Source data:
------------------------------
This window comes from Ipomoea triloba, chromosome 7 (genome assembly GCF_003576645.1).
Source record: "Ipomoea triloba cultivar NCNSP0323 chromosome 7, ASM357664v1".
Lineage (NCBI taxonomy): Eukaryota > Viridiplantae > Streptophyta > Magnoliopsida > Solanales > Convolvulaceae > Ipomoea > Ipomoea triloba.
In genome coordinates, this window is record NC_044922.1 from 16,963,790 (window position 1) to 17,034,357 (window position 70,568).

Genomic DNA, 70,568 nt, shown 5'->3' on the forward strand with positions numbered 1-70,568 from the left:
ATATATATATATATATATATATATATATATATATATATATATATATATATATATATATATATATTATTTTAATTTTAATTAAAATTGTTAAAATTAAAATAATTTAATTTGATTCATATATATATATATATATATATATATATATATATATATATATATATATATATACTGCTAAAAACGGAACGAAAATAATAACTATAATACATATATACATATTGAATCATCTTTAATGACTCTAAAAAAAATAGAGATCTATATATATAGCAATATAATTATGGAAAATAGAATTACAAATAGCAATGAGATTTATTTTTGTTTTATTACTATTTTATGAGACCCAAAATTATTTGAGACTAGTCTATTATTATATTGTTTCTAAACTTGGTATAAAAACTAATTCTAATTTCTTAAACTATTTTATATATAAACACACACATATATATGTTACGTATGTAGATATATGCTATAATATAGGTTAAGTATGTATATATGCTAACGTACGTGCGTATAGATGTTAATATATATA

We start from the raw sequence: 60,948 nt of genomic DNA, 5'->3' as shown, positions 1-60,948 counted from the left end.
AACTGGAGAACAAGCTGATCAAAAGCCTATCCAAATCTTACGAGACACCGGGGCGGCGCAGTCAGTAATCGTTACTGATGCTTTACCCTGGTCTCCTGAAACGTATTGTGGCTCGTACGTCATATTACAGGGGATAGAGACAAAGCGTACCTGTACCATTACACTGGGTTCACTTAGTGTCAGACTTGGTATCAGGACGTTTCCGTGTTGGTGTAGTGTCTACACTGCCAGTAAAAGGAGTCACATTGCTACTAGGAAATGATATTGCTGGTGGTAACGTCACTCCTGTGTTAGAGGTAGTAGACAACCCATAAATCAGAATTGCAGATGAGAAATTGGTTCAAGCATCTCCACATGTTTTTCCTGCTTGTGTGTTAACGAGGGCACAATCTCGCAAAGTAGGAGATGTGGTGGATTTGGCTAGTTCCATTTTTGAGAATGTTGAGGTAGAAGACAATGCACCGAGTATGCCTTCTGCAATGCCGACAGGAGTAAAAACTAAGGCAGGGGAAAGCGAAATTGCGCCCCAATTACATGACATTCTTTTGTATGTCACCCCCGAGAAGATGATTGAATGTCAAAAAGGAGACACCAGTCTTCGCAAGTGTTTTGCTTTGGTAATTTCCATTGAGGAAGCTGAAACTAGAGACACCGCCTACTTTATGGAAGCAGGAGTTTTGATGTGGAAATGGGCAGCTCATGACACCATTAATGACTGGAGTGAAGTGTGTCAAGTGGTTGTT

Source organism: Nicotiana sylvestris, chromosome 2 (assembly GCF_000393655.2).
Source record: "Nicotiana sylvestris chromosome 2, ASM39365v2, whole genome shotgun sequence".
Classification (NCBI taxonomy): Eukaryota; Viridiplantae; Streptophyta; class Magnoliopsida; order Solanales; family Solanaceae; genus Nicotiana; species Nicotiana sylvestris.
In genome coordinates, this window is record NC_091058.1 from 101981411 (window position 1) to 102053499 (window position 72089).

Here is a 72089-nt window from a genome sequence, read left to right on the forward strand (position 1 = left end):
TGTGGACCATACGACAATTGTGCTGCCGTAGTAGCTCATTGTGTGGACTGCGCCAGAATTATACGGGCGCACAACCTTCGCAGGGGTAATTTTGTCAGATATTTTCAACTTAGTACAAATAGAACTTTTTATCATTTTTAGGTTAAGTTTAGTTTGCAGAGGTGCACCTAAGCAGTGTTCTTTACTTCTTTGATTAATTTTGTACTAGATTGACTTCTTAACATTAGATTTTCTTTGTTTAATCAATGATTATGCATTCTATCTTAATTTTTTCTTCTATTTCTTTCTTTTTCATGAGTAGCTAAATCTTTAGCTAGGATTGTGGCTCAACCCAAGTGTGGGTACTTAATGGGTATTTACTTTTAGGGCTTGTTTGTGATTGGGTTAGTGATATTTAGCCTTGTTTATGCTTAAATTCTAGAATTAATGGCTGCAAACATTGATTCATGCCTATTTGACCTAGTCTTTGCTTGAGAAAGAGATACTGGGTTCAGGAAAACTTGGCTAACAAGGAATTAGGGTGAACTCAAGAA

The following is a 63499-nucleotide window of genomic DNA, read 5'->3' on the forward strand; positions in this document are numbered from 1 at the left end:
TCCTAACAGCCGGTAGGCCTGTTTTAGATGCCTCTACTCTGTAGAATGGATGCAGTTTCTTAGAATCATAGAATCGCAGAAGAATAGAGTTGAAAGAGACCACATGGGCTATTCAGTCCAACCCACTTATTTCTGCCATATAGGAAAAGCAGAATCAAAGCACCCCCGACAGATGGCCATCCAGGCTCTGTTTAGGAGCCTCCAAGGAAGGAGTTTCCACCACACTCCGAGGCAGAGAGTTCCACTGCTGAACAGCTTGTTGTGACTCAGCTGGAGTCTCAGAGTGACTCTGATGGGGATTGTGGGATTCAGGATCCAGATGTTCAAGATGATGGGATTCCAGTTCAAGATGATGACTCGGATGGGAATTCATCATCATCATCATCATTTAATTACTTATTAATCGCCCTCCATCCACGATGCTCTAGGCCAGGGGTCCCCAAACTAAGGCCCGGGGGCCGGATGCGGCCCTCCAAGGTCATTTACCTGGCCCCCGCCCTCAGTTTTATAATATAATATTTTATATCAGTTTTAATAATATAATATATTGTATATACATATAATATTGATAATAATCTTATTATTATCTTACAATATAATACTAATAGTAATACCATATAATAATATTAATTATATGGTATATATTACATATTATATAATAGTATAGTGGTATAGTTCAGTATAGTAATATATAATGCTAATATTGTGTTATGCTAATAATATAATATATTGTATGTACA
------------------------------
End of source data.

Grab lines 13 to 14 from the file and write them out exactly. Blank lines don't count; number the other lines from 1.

Here is a 72089-nt window from a genome sequence, read left to right on the forward strand (position 1 = left end):
TGTGGACCATACGACAATTGTGCTGCCGTAGTAGCTCATTGTGTGGACTGCGCCAGAATTATACGGGCGCACAACCTTCGCAGGGGTAATTTTGTCAGATATTTTCAACTTAGTACAAATAGAACTTTTTATCATTTTTAGGTTAAGTTTAGTTTGCAGAGGTGCACCTAAGCAGTGTTCTTTACTTCTTTGATTAATTTTGTACTAGATTGACTTCTTAACATTAGATTTTCTTTGTTTAATCAATGATTATGCATTCTATCTTAATTTTTTCTTCTATTTCTTTCTTTTTCATGAGTAGCTAAATCTTTAGCTAGGATTGTGGCTCAACCCAAGTGTGGGTACTTAATGGGTATTTACTTTTAGGGCTTGTTTGTGATTGGGTTAGTGATATTTAGCCTTGTTTATGCTTAAATTCTAGAATTAATGGCTGCAAACATTGATTCATGCCTATTTGACCTAGTCTTTGCTTGAGAAAGAGATACTGGGTTCAGGAAAACTTGGCTAACAAGGAATTAGGGTGAACTCAAGAA